Chimamanda Ngoze Adiche sets her Half of a Yellow Sun in the midst of a war of secession as Biafra and her Igbo people try to separate themselves from Nigerian persecution and tyranny. The title image refers to the figure on the flag of a nation that never quite realized its sovereignty.
My ignorance of Africa, her history and geography, is, to my shame and chagrin, vast. All I remember of Biafra is the 1960’s pictures of starving children on ads asking for contributions. Worse than my ignorance is my forgetting about the whole thing when the ads quit appearing. I didn’t know or care to know whether Biafra was or is a country or a region or if those kids ever got fed. So, Yellow Sun does something to cure my ignorance. (BTW, it lost the war so is not a country.) By coincidence (or not?) a group my wife belongs to heard from a Nigerian immigrant war stories that duplicate the ones Adiche tells of her fictional family. Also, the book became a film last year. Nominated for nothing, one reviewer said that the movie sacrificed the war for the sentimental romance part of the story. Not an uncommon sin for Hollywood, but more than unfortunate in this case.
At its essence, Yellow Sun is the story of two sisters, Olanna and Kainene, twins that don’t look it, raised in comfortable circumstances, well-educated, whose lives are shredded when their Igbo tribal minority becomes the target of hate and violence. Other Nigerians (mainly those of the Hausa tribe) decide that the igbo’s have become too powerful and rich–sort of like the accusations against Jews in Europe and elsewhere–far out of proportion to their numbers. Persecution is rampant. The Igbo’s stake out a territory and set about building a nation where they can be safe. The dominant Nigerian population objects. Game on.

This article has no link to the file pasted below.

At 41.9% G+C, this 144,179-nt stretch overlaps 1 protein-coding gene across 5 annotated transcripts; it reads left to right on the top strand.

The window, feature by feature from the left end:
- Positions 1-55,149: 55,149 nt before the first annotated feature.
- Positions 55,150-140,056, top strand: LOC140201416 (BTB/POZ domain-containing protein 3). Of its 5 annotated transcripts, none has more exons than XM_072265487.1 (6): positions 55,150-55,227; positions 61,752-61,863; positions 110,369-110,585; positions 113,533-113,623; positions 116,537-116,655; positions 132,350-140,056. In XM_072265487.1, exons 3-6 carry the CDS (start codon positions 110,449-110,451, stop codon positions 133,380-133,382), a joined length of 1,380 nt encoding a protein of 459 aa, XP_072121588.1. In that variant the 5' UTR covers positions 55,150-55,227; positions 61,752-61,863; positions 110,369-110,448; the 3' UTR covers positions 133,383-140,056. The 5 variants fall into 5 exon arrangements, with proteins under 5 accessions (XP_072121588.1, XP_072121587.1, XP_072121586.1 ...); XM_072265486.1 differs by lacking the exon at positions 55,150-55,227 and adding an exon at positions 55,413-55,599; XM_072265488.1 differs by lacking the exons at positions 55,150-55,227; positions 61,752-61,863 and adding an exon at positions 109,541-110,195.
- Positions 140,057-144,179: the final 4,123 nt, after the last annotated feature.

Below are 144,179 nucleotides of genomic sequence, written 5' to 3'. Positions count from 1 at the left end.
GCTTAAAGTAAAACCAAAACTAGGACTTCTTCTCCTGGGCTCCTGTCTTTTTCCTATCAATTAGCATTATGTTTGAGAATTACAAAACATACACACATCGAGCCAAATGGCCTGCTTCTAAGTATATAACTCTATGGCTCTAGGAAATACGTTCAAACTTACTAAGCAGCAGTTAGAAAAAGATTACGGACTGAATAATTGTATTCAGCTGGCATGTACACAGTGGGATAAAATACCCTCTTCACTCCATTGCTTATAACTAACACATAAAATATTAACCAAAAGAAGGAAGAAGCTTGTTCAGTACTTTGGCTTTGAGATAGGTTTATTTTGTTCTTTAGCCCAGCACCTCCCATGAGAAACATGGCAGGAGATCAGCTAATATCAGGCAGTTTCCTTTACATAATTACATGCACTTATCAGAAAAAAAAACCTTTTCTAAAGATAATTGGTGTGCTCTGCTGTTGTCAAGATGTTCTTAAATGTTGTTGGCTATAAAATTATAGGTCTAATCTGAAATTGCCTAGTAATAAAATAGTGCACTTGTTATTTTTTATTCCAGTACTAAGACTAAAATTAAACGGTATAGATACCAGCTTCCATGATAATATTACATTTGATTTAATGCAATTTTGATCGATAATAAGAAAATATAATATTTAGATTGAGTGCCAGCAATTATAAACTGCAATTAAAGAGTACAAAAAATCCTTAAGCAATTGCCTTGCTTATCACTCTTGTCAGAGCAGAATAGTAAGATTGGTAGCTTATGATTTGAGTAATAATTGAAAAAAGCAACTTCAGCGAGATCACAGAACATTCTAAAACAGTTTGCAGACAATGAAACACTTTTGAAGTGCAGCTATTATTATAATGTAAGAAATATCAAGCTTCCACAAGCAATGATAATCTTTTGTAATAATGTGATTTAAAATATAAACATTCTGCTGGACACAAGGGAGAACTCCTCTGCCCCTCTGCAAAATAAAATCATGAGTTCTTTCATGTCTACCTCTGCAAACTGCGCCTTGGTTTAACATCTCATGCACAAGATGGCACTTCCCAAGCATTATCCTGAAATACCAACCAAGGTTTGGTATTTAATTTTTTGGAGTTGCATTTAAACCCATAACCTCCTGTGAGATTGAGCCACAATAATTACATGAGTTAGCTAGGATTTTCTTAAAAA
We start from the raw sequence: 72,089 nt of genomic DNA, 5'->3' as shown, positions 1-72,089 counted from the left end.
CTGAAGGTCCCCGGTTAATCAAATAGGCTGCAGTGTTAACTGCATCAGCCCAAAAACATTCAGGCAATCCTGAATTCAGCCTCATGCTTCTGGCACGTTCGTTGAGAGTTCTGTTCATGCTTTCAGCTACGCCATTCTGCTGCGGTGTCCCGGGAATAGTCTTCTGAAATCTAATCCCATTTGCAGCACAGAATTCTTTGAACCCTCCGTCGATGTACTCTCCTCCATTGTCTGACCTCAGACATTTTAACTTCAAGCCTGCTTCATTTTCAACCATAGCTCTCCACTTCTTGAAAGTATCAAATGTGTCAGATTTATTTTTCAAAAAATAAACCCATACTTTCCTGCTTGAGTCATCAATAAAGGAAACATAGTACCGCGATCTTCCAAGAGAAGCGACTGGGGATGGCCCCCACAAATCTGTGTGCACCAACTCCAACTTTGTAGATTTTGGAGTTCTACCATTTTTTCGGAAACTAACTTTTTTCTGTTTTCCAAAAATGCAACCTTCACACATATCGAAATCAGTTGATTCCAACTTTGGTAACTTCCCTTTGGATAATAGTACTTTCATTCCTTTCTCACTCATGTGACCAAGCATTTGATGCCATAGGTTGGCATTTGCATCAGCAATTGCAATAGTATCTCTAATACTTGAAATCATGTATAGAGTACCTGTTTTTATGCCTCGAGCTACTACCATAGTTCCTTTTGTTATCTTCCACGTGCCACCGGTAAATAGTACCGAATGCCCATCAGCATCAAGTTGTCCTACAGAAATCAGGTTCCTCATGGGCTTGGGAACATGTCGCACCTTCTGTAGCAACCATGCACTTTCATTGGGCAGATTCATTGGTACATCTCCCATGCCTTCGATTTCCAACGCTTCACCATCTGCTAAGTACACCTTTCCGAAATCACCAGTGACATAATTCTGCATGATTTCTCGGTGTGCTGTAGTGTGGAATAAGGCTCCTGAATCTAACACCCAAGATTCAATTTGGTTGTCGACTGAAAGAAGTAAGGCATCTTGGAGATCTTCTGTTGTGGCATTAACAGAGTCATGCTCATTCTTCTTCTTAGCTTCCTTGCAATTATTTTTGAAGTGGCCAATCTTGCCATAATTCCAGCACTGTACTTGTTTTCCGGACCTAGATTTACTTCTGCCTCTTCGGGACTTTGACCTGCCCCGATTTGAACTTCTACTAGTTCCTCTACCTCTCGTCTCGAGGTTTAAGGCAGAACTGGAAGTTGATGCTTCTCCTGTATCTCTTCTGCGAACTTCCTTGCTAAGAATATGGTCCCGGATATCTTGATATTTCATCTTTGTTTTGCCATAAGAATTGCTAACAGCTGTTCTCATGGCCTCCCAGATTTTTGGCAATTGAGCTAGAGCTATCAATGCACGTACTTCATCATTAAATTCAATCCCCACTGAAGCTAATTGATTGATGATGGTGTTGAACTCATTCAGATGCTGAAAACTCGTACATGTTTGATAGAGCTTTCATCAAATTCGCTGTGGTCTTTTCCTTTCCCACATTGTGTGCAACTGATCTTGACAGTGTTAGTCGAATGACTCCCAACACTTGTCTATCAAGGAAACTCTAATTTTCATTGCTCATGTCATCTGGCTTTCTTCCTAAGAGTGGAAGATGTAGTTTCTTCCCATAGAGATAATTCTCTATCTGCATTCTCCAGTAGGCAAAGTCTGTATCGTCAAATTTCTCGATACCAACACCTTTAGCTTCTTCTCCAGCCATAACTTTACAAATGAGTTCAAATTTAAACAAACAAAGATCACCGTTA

The families flee from home after home, town after town, as the Nigerians march in like Sherman through the south. For three years during the 1960’s, the war rages. Our prosperous sisters and their families are reduced to rags and starvation. Adiche describes all this with excruciating clarity. However, she makes this a story of her characters contending with the most extreme imaginable circumstances, not a story of the circumstances themselves. And that’s where the power of her tale lies.
Olanna must deal with her husband’s infidelity, agreeing to raise the child he fathered in his adultery, and with the decimation of his character as the war dooms his revolutionary hopes and dreams. She must deal with intense conflicts with her sister not only over shared lovers but with their very philosophy of life and love. She must deal with the vulnerability of her husband’s houseboy, the beloved Ugwu, for whom we care as much as anyone else in the story, who at any moment could be snatched into service by the Biafran military, desperate for recruits.
The novel is epic. Different in every way from Adiche’s award-winning Americanah, thus proving to me that she’s even more of a writer than I thought. Able to handle any subject anywhere any time with inspiring excellence. The lady’s a writer, and Yellow Sun is, I daresay, a classic.